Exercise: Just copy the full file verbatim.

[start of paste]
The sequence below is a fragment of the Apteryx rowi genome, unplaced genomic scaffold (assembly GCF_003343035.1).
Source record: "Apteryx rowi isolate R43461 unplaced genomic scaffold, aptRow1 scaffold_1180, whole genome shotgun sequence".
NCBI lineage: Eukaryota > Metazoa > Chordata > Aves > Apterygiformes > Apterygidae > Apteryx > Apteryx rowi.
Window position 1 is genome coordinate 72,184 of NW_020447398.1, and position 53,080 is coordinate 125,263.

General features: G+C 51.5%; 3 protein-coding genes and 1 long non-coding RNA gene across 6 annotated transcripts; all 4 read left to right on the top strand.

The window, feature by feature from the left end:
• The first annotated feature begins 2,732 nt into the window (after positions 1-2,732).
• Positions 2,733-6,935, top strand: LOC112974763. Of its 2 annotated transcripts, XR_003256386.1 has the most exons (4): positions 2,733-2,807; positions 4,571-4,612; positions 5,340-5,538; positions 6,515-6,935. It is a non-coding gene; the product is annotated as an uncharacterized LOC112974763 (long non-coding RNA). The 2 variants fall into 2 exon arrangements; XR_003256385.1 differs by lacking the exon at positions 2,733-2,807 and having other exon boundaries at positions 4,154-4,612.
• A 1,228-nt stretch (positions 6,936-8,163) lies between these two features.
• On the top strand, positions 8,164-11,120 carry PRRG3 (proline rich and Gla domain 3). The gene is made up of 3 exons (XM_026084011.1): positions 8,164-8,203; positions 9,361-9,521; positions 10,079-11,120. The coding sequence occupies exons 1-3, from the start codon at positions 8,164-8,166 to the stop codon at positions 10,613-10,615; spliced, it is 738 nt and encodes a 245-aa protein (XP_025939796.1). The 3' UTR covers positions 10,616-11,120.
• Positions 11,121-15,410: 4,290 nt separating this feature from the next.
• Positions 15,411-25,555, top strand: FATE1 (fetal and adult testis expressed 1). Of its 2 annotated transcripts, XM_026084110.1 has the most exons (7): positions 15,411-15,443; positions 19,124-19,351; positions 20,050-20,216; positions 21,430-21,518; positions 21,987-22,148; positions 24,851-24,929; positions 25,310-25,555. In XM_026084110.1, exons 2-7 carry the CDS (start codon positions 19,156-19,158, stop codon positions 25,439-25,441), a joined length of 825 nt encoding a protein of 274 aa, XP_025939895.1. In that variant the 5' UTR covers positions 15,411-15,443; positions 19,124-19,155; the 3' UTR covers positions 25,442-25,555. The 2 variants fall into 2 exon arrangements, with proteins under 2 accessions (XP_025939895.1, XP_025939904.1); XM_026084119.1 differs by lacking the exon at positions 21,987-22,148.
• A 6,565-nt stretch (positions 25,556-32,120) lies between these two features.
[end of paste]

The sequence below is a fragment of the Apteryx rowi genome, unplaced genomic scaffold (assembly GCF_003343035.1).
Source record: "Apteryx rowi isolate R43461 unplaced genomic scaffold, aptRow1 scaffold_1180, whole genome shotgun sequence".
NCBI lineage: Eukaryota > Metazoa > Chordata > Aves > Apterygiformes > Apterygidae > Apteryx > Apteryx rowi.
Window position 1 is genome coordinate 72,184 of NW_020447398.1, and position 53,080 is coordinate 125,263.

General features: G+C 51.5%; 3 protein-coding genes and 1 long non-coding RNA gene across 6 annotated transcripts; all 4 read left to right on the top strand.

The window, feature by feature from the left end:
• The first annotated feature begins 2,732 nt into the window (after positions 1-2,732).
• Positions 2,733-6,935, top strand: LOC112974763. Of its 2 annotated transcripts, XR_003256386.1 has the most exons (4): positions 2,733-2,807; positions 4,571-4,612; positions 5,340-5,538; positions 6,515-6,935. It is a non-coding gene; the product is annotated as an uncharacterized LOC112974763 (long non-coding RNA). The 2 variants fall into 2 exon arrangements; XR_003256385.1 differs by lacking the exon at positions 2,733-2,807 and having other exon boundaries at positions 4,154-4,612.
• A 1,228-nt stretch (positions 6,936-8,163) lies between these two features.
• On the top strand, positions 8,164-11,120 carry PRRG3 (proline rich and Gla domain 3). The gene is made up of 3 exons (XM_026084011.1): positions 8,164-8,203; positions 9,361-9,521; positions 10,079-11,120. The coding sequence occupies exons 1-3, from the start codon at positions 8,164-8,166 to the stop codon at positions 10,613-10,615; spliced, it is 738 nt and encodes a 245-aa protein (XP_025939796.1). The 3' UTR covers positions 10,616-11,120.
• Positions 11,121-15,410: 4,290 nt separating this feature from the next.
• Positions 15,411-25,555, top strand: FATE1 (fetal and adult testis expressed 1). Of its 2 annotated transcripts, XM_026084110.1 has the most exons (7): positions 15,411-15,443; positions 19,124-19,351; positions 20,050-20,216; positions 21,430-21,518; positions 21,987-22,148; positions 24,851-24,929; positions 25,310-25,555. In XM_026084110.1, exons 2-7 carry the CDS (start codon positions 19,156-19,158, stop codon positions 25,439-25,441), a joined length of 825 nt encoding a protein of 274 aa, XP_025939895.1. In that variant the 5' UTR covers positions 15,411-15,443; positions 19,124-19,155; the 3' UTR covers positions 25,442-25,555. The 2 variants fall into 2 exon arrangements, with proteins under 2 accessions (XP_025939895.1, XP_025939904.1); XM_026084119.1 differs by lacking the exon at positions 21,987-22,148.
• A 6,565-nt stretch (positions 25,556-32,120) lies between these two features.